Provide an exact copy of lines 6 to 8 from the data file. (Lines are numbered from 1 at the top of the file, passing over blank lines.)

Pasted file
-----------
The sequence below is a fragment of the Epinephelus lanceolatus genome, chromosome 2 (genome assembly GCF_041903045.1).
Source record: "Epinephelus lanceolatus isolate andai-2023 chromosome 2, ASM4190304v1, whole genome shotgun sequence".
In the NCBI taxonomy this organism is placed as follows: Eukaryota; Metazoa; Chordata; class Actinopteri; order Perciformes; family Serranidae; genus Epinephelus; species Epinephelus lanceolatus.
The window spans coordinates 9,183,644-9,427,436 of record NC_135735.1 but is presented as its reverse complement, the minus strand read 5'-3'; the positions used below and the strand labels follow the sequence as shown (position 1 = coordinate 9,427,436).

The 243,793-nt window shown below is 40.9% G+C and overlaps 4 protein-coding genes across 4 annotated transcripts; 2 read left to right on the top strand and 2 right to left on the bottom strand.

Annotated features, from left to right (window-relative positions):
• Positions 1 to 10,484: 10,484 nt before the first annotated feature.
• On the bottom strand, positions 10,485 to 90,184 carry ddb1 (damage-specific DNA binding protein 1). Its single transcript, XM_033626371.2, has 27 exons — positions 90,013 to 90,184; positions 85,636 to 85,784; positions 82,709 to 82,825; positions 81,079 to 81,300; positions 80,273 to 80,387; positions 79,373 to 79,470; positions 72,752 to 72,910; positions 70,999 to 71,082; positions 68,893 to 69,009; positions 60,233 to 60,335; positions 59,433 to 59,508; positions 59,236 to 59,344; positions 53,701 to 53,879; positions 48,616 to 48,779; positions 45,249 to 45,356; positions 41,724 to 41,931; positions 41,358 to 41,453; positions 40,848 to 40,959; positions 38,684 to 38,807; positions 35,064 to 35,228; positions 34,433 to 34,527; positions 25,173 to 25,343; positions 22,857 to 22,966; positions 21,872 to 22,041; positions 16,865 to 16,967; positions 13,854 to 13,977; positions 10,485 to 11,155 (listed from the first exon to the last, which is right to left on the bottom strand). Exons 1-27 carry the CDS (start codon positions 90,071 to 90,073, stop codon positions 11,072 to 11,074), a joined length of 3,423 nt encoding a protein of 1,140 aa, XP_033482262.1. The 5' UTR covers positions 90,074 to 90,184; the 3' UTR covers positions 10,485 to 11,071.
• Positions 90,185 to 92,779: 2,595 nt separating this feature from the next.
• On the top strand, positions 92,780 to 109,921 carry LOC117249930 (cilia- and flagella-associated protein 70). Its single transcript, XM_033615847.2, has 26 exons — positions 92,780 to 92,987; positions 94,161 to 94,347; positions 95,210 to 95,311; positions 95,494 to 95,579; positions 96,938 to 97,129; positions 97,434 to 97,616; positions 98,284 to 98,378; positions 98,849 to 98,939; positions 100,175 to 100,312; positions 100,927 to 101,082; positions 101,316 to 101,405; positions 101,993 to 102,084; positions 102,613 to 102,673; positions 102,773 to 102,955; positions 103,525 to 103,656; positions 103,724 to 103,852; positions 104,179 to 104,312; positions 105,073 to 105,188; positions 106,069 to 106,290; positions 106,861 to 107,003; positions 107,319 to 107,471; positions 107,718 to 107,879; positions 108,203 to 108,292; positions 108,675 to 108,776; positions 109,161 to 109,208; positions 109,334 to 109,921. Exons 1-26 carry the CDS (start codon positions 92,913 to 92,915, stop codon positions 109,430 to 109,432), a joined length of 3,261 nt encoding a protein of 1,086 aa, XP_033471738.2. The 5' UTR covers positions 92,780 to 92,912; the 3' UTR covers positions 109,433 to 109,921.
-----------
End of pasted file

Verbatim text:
Annotated features, from left to right (window-relative positions):
• Positions 1 to 10,484: 10,484 nt before the first annotated feature.
• On the bottom strand, positions 10,485 to 90,184 carry ddb1 (damage-specific DNA binding protein 1). Its single transcript, XM_033626371.2, has 27 exons — positions 90,013 to 90,184; positions 85,636 to 85,784; positions 82,709 to 82,825; positions 81,079 to 81,300; positions 80,273 to 80,387; positions 79,373 to 79,470; positions 72,752 to 72,910; positions 70,999 to 71,082; positions 68,893 to 69,009; positions 60,233 to 60,335; positions 59,433 to 59,508; positions 59,236 to 59,344; positions 53,701 to 53,879; positions 48,616 to 48,779; positions 45,249 to 45,356; positions 41,724 to 41,931; positions 41,358 to 41,453; positions 40,848 to 40,959; positions 38,684 to 38,807; positions 35,064 to 35,228; positions 34,433 to 34,527; positions 25,173 to 25,343; positions 22,857 to 22,966; positions 21,872 to 22,041; positions 16,865 to 16,967; positions 13,854 to 13,977; positions 10,485 to 11,155 (listed from the first exon to the last, which is right to left on the bottom strand). Exons 1-27 carry the CDS (start codon positions 90,071 to 90,073, stop codon positions 11,072 to 11,074), a joined length of 3,423 nt encoding a protein of 1,140 aa, XP_033482262.1. The 5' UTR covers positions 90,074 to 90,184; the 3' UTR covers positions 10,485 to 11,071.